There comes a time in every IT consultant’s career when an uncomfortable situation occurs: An employee at the client site wants to share some office gossip, asks you what you’re being paid, or engages in an activity you’d object to if you were the boss.

There’s not always a smooth way out of these situations, and there’s rarely an easy one. In this article, I’ll offer advice on how to address inappropriate questions from employees and other tips on handling yourself when you’re working at your clients’ offices.
Last week, Meredith Little addressed the role of discretion in consulting and offered strategies to help consultants avoid being pulled into awkward situations.
Addressing money questions
Discussing money is a very tricky trap you don’t want to fall into. You’d be surprised how often a client’s employee will obliquely hint at or outright ask you about your compensation. Although you should always rely on your own best judgment, only in very rare circumstances should you disclose even the barest of information.

If you’re being probed about your finances rather subtly, you can often play dumb—simply pretend that you didn’t get the hint or understand the question. Then, quickly leave the room or change the subject—and your questioner might get your hint. For outright questions that you can’t ignore, the best method I’ve found is to say something like, “You know, I’ve found that it isn’t a good idea to discuss that kind of information.” This implies that you’ve learned it from experience, which is difficult for the questioner to refute.

Questions from wanna-be contractors
A tougher situation is one in which an employee tells you that he or she is thinking about getting started in consulting and would like to know what to expect financially. Or, you encounter another contractor who believes he or she is being paid too little for the project and wants to know what you’re making. Before throwing out a figure, think about what will happen if that person is shocked by how much you’re making—or how you’ll feel if you discover that they’re making more than you.

The best response is to say something like: “What anyone gets paid is really a combination of that person’s skills and experience, the value of the project to the consultant, and the client’s perception of the value offered by that person. It’s hard to say what would be a reasonable pay rate for any job, even this one, because my skills and experience are different from yours.”

If you do feel compelled to help the person out with some facts-and-figures advice, at least pad your figure by giving a range: “On a project like this, depending on the length of the project and what my involvement is, I’d generally expect to be paid anywhere between X and Y.”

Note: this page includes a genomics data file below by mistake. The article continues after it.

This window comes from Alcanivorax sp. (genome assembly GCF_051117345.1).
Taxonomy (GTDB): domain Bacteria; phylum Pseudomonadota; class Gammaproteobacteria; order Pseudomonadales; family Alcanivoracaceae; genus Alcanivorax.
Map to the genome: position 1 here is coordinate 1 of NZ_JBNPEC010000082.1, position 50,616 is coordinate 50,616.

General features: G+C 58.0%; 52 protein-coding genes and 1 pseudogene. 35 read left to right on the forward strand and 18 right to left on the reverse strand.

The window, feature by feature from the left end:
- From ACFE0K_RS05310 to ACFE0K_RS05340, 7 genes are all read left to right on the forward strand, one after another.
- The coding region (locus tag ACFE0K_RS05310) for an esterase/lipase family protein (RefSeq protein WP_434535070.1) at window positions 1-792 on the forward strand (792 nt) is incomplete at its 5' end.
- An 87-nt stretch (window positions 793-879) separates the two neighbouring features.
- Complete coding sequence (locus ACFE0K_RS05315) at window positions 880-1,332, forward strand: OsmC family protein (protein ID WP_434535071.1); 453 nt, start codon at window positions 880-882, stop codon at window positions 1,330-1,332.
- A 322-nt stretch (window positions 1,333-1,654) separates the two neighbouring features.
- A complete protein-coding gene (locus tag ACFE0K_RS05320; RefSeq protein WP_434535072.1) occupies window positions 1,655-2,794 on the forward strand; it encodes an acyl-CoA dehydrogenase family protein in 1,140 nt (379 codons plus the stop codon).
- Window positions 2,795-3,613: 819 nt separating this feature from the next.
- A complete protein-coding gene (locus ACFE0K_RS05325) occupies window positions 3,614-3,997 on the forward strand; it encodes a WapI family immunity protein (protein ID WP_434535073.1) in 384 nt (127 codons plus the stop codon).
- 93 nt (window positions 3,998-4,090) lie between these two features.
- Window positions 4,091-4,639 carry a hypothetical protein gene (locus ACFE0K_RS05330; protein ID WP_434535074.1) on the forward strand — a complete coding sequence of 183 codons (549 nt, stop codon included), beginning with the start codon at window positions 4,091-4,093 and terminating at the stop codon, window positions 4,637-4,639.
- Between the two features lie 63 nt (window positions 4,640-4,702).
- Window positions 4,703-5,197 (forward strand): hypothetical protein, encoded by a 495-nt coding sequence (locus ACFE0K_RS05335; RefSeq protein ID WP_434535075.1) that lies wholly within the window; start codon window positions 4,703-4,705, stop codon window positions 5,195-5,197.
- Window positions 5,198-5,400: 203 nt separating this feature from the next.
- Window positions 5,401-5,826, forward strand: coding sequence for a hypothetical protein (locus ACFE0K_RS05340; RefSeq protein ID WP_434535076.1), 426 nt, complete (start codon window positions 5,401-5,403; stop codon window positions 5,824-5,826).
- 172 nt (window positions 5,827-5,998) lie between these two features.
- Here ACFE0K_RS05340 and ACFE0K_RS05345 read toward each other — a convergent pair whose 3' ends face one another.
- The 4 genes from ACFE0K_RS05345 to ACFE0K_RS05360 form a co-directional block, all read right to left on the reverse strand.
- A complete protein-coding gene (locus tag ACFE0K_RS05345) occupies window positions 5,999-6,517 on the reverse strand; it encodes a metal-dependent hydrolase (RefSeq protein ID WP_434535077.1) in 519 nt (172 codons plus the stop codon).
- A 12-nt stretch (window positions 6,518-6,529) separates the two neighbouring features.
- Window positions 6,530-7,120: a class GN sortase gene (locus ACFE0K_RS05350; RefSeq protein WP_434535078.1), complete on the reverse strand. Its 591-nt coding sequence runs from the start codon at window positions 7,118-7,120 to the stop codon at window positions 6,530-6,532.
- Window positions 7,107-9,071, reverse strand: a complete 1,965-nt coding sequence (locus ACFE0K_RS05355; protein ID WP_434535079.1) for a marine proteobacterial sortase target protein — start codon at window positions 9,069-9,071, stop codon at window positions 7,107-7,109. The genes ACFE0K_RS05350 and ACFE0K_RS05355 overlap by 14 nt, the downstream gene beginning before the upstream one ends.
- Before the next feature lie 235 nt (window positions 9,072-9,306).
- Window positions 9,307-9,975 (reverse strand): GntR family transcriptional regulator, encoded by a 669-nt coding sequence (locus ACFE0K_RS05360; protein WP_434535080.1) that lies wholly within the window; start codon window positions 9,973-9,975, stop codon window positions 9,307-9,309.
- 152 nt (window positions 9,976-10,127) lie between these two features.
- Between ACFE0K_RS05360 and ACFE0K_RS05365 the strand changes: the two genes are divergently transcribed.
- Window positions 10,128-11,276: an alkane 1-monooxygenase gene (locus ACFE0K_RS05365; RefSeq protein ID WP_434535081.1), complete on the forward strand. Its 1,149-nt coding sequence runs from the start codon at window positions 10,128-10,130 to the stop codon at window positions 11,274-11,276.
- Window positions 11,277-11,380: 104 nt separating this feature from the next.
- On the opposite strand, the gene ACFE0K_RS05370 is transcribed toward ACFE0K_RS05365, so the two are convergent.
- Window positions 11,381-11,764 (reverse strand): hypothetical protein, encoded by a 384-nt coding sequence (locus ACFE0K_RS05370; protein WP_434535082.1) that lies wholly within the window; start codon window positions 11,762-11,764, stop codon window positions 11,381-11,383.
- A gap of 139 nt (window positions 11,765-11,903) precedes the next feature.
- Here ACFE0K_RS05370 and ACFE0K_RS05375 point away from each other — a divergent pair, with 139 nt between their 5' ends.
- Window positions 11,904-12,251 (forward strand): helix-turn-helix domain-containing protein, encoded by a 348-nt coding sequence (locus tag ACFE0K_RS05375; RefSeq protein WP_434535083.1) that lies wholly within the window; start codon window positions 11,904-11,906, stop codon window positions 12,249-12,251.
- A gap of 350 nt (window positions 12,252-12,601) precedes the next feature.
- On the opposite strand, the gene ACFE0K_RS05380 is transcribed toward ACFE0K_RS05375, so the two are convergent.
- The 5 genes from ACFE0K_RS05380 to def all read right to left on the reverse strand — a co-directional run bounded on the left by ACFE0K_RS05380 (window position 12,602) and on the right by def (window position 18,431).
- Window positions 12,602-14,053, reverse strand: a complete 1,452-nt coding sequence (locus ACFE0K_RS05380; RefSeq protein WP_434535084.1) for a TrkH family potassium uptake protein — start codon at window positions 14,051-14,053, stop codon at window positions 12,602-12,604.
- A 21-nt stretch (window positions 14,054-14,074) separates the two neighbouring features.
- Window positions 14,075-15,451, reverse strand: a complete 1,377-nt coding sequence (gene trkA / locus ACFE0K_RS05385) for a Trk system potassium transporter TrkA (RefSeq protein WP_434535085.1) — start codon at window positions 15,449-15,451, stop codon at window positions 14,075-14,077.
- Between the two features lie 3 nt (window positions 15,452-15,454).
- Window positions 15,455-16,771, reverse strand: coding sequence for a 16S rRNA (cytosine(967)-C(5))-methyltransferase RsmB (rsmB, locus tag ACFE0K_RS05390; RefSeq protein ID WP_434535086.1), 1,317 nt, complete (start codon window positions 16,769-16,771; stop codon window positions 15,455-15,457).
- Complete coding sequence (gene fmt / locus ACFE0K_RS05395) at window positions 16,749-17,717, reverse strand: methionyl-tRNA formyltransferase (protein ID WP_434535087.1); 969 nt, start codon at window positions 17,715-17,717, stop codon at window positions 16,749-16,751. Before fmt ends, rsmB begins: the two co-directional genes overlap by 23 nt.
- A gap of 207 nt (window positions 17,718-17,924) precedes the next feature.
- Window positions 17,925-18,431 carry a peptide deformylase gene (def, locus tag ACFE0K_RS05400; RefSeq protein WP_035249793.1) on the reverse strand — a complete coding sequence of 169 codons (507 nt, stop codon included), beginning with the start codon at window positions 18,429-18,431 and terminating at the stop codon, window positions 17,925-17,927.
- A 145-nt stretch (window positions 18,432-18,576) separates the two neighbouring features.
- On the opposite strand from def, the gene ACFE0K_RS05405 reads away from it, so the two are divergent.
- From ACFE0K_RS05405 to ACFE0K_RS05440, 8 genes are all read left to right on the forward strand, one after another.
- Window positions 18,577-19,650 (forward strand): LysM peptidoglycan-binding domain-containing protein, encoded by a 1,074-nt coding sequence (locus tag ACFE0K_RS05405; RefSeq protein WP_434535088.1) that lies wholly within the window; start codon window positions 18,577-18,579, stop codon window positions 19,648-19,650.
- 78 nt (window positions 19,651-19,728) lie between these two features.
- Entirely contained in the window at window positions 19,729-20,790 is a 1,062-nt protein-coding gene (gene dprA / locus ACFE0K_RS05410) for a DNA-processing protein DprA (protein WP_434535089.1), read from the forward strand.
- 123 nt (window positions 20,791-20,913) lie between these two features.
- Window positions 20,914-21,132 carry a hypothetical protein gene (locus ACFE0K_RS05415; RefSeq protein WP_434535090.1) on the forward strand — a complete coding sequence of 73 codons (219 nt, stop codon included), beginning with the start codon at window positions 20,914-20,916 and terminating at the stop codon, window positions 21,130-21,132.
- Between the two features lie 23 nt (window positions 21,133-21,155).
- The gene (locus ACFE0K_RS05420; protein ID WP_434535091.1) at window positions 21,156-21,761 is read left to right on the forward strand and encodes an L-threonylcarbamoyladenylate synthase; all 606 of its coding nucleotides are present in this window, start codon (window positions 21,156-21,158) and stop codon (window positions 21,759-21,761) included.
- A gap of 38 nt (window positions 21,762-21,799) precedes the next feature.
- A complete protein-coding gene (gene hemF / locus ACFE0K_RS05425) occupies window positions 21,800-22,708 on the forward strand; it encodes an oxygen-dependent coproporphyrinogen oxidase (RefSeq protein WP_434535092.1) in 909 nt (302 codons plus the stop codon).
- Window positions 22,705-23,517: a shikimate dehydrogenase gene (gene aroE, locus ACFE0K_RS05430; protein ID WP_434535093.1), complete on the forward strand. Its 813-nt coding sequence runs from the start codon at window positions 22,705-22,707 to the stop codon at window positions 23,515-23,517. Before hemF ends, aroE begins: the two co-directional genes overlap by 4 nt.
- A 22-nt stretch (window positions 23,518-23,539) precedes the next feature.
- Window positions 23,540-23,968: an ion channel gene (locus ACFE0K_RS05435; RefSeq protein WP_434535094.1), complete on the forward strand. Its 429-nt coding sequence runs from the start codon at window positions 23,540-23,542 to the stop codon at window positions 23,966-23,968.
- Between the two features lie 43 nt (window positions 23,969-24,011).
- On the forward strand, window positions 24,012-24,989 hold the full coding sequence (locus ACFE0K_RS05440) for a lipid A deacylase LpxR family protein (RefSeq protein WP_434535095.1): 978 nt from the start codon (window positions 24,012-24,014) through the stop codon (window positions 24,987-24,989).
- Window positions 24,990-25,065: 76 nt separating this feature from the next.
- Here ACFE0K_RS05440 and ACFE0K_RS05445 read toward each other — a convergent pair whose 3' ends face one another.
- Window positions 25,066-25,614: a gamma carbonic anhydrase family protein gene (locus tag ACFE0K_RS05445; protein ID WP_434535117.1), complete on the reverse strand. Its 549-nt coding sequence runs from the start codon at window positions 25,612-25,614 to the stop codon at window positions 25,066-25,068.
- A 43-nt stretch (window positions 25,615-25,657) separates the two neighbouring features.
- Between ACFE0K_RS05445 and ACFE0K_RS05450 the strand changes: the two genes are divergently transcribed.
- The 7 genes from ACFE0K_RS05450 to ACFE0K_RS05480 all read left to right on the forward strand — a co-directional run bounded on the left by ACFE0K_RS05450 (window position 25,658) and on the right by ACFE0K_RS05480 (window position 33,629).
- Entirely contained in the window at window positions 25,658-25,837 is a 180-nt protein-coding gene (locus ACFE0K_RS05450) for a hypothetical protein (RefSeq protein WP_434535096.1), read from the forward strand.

If the questioner is genuine, also remember that you can offer good, solid advice without ever talking about money. If someone wants to go into contracting only for the money, they’re probably looking in the wrong place.

Should you tell a client the ship is sinking?
What about discretion with your clients themselves? For example, should you tell your client that the manager who’s most vocal about being overworked regularly arrives at 9:30, plays Quake all day, and takes two-hour lunches? Should you announce your opinion that the Gestapo was nicer than your client’s managers? How about voicing your firm conviction that the company will sink under the financial waters in less than a year?

Well, it depends. Were you brought in to improve employee productivity, offer management sensitivity training, or bring the company back into the black? If not, then hold your tongue. The bottom line is, if you aren’t supposed to fix the problem and it doesn’t affect your ability to perform your work, then don’t talk to the client about it.

In the case of egregious problems, this may seem difficult to do. You may think, “If it were my company, I’d want someone to tell me about this.” The flaw in this line of reasoning is that in most cases, on some level, the company already knows about its problems, but either can’t do anything about them or won’t admit there’s a problem at all. If you take on the role of company savior, more likely than not, you’ll quickly find yourself without a project and gathering a reputation as a meddler.

Don’t think you can save it all up for when you leave, either. Consultants rarely get exit interviews. Just collect your last check and thank the client for the opportunity to work with them.

Even after the project, the word is mum
Of course, discretion doesn’t cease when your project does. No matter how awful a client was to work for, don’t talk about it to the wrong person. Period. If you kvetch about past clients to present or future clients, what are they to assume you’ll say about them?

In addition to whatever skills and problem-solving acumen you may possess, you also want your reputation to include trustworthiness and discretion. Clients like contractors who will come in, keep their head down, do their job, and not gossip about the company after leaving. This should be the professional image you want to cultivate as well.

Meredith Little wears many hats as a self-employed documentation consultant, trainer, business analyst, photographer, and freelance travel and technical writer.

Has an employee at the client site asked you what you’re earning? How did you address the question? Post a comment below or send us a note.